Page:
Monthly Archives: March 2012


Lee Theobald, Business Analyst Supervisor in Systems Planning and Programming is UDOT’s 2011 Leader of the Year.

UDOT Leader of the Year Lee Theobald spoke to employees gathered to honor the nominees. He gave his co-workers all of the credit --"They make me look good," he said.

Eight UDOT leaders and their guests gathered for lunch, great conversation and to be honored for their service by UDOT Director John Njord and UDOT Deputy Director Carlos Braceras. “We do have some very talented people that work here here at the department of transportation — men and women that are leading this organization into new realms,” said Njord.

Kudos to all who were nominated for UDOT Leader of the Year:

Troy Esterholdt – Region One
Lee Nitchman – Region Two
Kurtis Park – Region Three
Ray Bentley – Region Four
Ron Butler – Operations
Stacy Frandsen – Project Development
Tim Rodriguez – Administration / Risk Management
Lee Theobold – Systems Planning and Programming

UDOT Leader of the Year, Lee Theobald: A highly respected leader and mentor, Theobald is famous at UDOT for his expertise, infectious and upbeat personality and his let’s-get-it-done attitude. Theobald’s leadership has helped transform his team into a model of efficiency and accuracy that has earned praise from UDOT leaders, team members and the Federal Highway Administration.

“Over the last thirty three years, Lee as worked his way up through the Planning ranks by being a leader who is dedicated to his work, staff, UDOT and is an inspiration to all those who know him,” according to nominator Stan Burns, UDOT Engineer for Asset Management who nominated Theobald. “Lee knows how to lead, manage and mentor multiple successful teams simultaneously.”

After a recent reorganization, Theobald took on new duties and staff and became responsible for collecting traffic statistics and road data, the Linear Referencing System and the uber important Highways Performance Monitoring System which is tied to more than half of UDOT’s Federal Funding. Theobald faced the challenge by inspiring employees and leading with vision. Within a few months, the disparate groups were transformed into a cohesive, collaborative team.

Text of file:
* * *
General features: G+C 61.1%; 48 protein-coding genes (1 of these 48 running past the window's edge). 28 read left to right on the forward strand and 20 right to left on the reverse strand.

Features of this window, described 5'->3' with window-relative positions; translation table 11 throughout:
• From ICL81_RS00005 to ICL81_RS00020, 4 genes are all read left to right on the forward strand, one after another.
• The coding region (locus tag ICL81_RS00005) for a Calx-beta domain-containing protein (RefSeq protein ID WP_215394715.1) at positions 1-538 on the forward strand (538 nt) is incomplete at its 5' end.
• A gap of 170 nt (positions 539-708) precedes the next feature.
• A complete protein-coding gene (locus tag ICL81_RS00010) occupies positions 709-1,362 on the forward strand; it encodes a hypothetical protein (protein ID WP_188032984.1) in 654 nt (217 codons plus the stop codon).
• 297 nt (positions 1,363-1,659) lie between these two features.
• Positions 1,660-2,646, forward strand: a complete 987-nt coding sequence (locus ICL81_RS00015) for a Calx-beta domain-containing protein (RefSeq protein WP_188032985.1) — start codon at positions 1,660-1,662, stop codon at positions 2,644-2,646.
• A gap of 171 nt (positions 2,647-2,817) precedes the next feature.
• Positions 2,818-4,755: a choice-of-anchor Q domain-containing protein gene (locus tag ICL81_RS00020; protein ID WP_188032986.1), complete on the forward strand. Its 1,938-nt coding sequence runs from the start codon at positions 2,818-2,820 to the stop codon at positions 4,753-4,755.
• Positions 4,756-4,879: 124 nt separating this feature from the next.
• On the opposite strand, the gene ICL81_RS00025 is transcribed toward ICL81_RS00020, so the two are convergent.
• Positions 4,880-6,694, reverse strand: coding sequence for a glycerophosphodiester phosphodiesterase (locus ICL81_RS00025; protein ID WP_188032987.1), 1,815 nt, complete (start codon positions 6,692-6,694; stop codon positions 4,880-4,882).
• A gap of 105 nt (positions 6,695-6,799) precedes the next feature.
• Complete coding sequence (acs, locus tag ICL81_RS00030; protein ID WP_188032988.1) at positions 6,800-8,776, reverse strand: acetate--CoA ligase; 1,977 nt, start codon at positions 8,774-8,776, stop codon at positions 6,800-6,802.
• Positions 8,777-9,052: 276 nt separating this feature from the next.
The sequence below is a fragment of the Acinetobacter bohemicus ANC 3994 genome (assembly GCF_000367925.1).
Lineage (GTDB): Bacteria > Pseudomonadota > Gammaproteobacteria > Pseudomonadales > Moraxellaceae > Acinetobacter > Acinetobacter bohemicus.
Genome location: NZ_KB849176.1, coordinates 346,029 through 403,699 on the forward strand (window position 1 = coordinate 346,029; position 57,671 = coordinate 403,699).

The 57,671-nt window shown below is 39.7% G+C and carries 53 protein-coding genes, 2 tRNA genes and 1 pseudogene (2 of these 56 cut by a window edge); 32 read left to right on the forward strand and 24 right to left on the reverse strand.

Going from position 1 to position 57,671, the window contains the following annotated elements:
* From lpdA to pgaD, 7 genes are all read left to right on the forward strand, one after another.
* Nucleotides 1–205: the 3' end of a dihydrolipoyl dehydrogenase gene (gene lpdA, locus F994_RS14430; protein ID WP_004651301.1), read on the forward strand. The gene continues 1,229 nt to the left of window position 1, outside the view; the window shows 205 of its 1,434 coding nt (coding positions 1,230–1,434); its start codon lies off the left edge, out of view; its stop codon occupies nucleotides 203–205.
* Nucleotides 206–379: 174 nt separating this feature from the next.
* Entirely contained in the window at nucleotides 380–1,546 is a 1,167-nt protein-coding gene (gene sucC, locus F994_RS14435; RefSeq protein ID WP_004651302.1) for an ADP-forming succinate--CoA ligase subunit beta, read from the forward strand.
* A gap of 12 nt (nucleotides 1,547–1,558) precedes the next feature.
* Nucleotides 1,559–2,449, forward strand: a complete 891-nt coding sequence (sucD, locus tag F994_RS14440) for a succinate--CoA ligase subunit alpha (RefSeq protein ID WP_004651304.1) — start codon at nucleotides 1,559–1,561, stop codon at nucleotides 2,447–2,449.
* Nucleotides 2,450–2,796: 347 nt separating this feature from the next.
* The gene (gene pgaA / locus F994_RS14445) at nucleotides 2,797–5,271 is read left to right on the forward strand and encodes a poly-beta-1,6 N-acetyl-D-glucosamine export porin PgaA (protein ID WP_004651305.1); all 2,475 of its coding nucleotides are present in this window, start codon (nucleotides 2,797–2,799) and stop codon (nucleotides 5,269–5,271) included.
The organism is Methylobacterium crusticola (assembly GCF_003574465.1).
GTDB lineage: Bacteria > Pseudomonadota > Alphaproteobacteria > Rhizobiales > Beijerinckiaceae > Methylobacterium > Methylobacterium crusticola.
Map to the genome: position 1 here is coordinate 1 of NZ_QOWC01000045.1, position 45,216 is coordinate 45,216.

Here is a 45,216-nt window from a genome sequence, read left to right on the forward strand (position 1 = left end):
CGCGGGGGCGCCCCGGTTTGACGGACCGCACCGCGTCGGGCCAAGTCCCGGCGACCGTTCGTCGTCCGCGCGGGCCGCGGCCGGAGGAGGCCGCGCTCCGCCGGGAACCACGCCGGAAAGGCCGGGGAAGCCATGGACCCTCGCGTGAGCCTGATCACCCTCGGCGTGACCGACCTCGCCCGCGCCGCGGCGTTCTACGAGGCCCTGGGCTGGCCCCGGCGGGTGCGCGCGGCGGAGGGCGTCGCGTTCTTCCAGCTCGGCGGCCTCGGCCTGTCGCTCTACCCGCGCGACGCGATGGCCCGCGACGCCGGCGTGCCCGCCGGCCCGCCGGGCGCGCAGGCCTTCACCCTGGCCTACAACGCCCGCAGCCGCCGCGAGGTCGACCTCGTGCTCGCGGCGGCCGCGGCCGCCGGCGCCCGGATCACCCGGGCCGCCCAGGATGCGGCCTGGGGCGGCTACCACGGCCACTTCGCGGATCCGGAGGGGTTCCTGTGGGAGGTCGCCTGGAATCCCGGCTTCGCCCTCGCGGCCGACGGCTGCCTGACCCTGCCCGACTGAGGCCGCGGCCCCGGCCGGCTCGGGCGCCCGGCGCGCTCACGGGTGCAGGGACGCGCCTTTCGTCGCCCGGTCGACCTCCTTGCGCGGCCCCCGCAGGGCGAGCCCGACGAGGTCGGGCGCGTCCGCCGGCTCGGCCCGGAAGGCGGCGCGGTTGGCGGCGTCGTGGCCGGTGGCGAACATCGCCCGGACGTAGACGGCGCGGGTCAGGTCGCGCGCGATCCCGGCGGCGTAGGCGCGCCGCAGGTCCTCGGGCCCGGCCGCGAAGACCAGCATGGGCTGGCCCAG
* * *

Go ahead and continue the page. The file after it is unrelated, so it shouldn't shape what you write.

And, FHWA noticed, according to Burns. “Folks at the federal government said that HPMS report was some of the best they had seen from any state.”

Perhaps the best indicators of Theobald’s leadership ability are the statements made by those he leads. Here are a few statements made team members:

“Lee Theobald is one of those people who make it easy to come to work. Because of his even and pragmatic approach towards the execution of his responsibilities, Lee makes the challenges of work less burdensome, the problems less dramatic, and the successes more rewarding. Lee’s appreciation for his co-workers breeds cooperation, respect, and pride among his teams. Lee is one of those wonderful people that make a difference.” — Toni Butterfield

“Lee has given me the opportunity to use my skills and talent to do the job. He also provides me with plenty of assistance when the need arises. Also he is a very good boss and is there to help you keep focus on the job at hand.” — Doug Malone

“I have worked with Lee for seventeen years now. He is a leader that leads by example. He has always been the easiest going guy. He is always the one to go to for the answer to most questions. He is always willing to help and finds the best way to make the job less stressful. When I need advice he is the one I go to. He is one of those people that everyone has only good things to say about him. Lee will listen to your wants and needs and if he can help or make it happen he usually does. He is a leader that leads by example. Everyone that knows Lee knows that they can trust him and be confident in the answers and advise he gives.” — Pete Bigelow


Pavement markings are a critical safety element on Utah roads and UDOT Central Maintenance is continually looking for ways to improve the way markings perform.

Retroreflective glass beads in pavement markings show up at night when headlights illuminate the pavement.

Pavement markings are divided into three categories:

  • Roadway striping, including lane and shoulder markings
  • Messages that provide information such as school zones
  • Islands or islands and parking lots